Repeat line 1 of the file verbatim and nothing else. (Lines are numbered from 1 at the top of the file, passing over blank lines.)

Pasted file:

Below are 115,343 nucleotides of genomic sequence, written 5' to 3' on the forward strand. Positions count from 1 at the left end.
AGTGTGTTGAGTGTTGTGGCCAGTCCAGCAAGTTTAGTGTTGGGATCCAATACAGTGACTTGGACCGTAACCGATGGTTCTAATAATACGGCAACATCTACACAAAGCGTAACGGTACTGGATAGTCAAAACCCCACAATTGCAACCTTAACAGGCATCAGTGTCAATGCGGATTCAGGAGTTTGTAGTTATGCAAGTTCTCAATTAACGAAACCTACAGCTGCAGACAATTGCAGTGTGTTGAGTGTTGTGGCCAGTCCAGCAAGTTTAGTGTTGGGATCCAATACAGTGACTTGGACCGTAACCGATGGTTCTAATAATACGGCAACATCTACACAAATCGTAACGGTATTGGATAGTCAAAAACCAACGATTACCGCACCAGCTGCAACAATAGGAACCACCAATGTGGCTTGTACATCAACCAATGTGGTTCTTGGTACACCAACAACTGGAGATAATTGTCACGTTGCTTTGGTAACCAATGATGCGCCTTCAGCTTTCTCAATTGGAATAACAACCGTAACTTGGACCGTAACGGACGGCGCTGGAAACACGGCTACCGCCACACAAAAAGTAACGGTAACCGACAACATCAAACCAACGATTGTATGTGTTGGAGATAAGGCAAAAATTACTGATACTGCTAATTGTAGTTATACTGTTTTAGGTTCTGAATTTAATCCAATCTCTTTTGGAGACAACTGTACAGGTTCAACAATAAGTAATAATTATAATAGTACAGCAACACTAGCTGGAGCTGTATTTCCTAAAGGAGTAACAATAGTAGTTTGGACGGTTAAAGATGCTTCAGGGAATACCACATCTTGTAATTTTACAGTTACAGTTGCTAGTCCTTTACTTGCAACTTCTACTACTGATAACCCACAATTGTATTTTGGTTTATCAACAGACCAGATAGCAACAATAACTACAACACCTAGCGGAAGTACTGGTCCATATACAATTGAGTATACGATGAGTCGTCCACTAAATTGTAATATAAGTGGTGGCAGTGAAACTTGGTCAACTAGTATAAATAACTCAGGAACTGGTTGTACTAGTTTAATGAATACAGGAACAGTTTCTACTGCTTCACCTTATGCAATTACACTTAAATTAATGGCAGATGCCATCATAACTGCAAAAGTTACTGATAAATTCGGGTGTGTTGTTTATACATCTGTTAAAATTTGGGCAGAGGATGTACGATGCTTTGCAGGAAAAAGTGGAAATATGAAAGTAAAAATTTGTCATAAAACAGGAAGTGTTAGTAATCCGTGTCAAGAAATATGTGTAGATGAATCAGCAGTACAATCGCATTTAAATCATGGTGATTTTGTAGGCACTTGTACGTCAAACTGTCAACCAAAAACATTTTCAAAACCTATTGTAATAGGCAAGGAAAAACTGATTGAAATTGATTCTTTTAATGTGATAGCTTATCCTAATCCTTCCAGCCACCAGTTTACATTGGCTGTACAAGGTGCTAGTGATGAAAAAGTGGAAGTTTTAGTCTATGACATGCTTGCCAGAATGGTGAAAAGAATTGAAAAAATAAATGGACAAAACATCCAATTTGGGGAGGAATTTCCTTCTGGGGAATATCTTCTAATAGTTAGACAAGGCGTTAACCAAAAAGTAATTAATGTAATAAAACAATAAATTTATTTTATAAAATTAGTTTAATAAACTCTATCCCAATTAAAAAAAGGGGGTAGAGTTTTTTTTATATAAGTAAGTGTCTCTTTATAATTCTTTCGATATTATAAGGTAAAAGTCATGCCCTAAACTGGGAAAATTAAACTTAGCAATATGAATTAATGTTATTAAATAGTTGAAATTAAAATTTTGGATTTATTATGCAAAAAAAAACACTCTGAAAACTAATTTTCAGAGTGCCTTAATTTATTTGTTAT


Below are 115,343 nucleotides of genomic sequence, written 5' to 3' on the forward strand. Positions count from 1 at the left end.